Custom bikes can come from almost anywhere. Brand new factory bikes or clapped-out junkers. Crash victims or botched restorations. Now these are all good and well, but there’s one type of donor bike that always brings a smile to our faces, and that’s the parts bin specials. Conjured out of thin air, they are the moto equivalent of making babies. You start with nothing and you end up with a miracle. The only issue is, they aren’t exactly street legal. Which is why this spares Harley tracker from California’s Mule Motorcycles is headed straight for the track – just as soon as it’s not illegal there, too.

Mule’s Richard Pollock says he stopped counting custom bike builds at about 200. Needless to say, after your skills are honed that much, you begin innovating whether you like it or not. “I made a seat out of Balsa wood for a Cycle World project a while ago. All my friends thought it was a really stupid idea. Funny how many wooden seats you see installed by the current crop of motorcycle builders, yeah? How you like me now?”

Killer exhaust. Even better welds

Built to run in the 2018 Super Hooligan class of Roland Sands’ popular race series, under normal circumstances it would have been a Harley street tracker but Richard’s devious brain and fidgeting hands had other ideas. “The frame is an eBay special ’95 stock Sportster unit with a salvage motor. Everything else was built up from scratch with used parts. I call it ‘Mearl’s Hooligan.’ “

“Originally, I was building a Hooligan Racer for myself. After making so many trackers, I knew exactly what to do. Plus I’d finally get a chance to leave all that street stuff off! Having raced flat track off and on since 1996 on bikes where I would strive to make the machine lighter, my goal here was to chop weight.” Then part way into the Harley build, serendipity reared its beautiful head. “I was approached by a friend who wanted to do the whole Hooligan series. I knew he was fast as I had competed against many times in the past. And he had money! So instead of being a race bike for me, it became a race bike for him – aka Mearl Barnett – an ex-pro racer from central California.”

The first thing Richard did was to buy the frame off eBay. Loading it into his truck reminded him of just how heavy a stock Harley Sportster frame really was. “It’s 47 lbs stripped down to nothing. No swingarm, no hardware, no bearings. I cut all the non-essentials off and called the Roland Sands shop to ask if I could remove the cradle under the engine. ‘No problem,’ was the response.” Richard says he was told that you just can’t change the head angle and you have to use the stock upper shock mounts. Easy peasy, yeah?

[superquote]“I cut all the non-essentials off and called the Roland Sands shop to ask if I could remove the cradle under the engine. ‘No problem,’ was the response.”[/superquote]

Small tank, big logos

“So I removed the cradle and when I was done trimming the fluff and adding the brackets, 17 lbs had been put into the dumpster. From there I added an unused C&J swingarm from a previous build along with some lightweight flat track wheels, an aluminum XR-style fuel tank, a First Klass Glass XR seat, Saddlemen seat pad and a pair of Racetech shocks custom-made for the intended application. Up front I found a used set of 41mm billet DT clamps and had Racetech go through a set of Triumph Bonneville forks.” Black powder coat made it shine; it was also applied to a discrete yet heavily modified Moon oil tank.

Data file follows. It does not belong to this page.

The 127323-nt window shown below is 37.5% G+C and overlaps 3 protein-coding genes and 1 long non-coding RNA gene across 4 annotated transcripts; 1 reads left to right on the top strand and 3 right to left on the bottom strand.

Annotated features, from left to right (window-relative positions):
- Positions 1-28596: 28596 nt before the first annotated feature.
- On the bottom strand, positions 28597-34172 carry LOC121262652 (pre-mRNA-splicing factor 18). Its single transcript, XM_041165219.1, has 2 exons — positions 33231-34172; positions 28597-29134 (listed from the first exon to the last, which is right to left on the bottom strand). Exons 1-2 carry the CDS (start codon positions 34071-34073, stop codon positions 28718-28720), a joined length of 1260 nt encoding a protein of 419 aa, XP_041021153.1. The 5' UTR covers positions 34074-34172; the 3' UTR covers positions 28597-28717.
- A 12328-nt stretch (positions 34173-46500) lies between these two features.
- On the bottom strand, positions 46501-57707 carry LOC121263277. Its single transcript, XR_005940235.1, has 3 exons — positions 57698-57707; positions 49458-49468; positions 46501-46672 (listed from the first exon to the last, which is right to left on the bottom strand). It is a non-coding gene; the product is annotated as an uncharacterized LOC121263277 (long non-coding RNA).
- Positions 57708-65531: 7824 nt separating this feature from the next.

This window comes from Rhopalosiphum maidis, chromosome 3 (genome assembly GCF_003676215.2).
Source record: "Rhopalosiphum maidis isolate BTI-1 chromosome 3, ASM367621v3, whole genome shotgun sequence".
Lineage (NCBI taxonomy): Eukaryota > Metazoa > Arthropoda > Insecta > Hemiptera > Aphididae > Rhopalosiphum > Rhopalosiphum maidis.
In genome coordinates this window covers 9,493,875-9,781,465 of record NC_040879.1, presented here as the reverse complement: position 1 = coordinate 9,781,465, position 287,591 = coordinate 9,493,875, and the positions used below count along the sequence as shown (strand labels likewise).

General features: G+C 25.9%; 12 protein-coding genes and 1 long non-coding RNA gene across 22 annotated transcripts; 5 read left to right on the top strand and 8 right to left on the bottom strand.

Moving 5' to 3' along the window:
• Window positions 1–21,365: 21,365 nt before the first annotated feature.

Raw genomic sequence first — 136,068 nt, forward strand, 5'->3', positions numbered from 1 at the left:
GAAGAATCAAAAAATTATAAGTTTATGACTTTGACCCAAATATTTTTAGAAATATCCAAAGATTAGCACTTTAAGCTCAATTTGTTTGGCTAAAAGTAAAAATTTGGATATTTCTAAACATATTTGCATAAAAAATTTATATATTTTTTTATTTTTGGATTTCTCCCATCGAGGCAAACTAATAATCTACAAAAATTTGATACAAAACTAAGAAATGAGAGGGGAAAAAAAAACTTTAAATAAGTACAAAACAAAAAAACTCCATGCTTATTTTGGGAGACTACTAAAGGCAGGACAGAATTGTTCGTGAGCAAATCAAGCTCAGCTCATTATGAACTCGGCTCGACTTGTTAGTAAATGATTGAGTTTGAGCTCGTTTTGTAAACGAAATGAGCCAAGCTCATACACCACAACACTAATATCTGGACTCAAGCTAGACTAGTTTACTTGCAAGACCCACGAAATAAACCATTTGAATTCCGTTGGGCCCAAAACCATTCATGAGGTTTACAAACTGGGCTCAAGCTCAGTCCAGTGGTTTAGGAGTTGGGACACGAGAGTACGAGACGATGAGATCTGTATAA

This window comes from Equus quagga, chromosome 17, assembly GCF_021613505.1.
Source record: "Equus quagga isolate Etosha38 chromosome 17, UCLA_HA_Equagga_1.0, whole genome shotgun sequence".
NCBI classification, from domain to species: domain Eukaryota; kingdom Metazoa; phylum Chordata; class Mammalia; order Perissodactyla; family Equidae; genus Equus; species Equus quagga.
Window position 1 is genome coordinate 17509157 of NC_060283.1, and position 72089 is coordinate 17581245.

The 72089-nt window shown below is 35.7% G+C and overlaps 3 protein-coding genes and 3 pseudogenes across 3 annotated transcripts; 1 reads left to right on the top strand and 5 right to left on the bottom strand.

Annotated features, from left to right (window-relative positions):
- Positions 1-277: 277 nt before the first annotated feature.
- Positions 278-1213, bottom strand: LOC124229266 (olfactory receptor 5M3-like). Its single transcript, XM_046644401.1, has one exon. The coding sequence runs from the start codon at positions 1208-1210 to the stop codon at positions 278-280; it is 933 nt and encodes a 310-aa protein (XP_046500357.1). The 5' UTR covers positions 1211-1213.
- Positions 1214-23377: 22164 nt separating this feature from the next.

On the engine, the primary cover has been modified to rotate the clutch cable attachment point 90 degrees clockwise to keep the cable out of the dirt. But what about the Harley’s internals, I hear you ask? “All internal engine modifications current and pending are classified,” says Richard, bluntly. Ok then. Sheesh. “The bike wasn’t ready for the opening race in Portland a few weeks back, but it was brought to our attention, that the engine cradle could not be removed after all.” So the non-street legal bike was now also illegal on the track, too. What a badass. “As we speak, a new frame is being built,” says Richard. He adds that the exhaust, footpeg brackets, controls, wiring, plumbing and fab was all done right there at Mule Motorcycles with expert help from mates Sal Peluso and Shawn Kump. And Superbike Paint applied the beautiful orange glow to the bodywork.

But the illegal frame blow was soon countered with much better news. “Mark Barnett (no relation to Mearl) from Barnett’s Harley Davidson, the world’s largest Harley dealer, came on board to help.” Mark apparently has a long history in flat track. His steel shoe has since been retired, but it still has pride of place in his office.

“Although it’s technically not finished yet, probably my favourite part of the tracker is its weight, or lack thereof. Also, the exhaust came out really nice.” You took the words right out of our mouth. And just look at those welds. We suppose that’s what you get when you’ve had 200+ previous sets of pipes to practice on.

[ Mule Motorcycles – Instagram | Photos by Olivier de Vaulx ]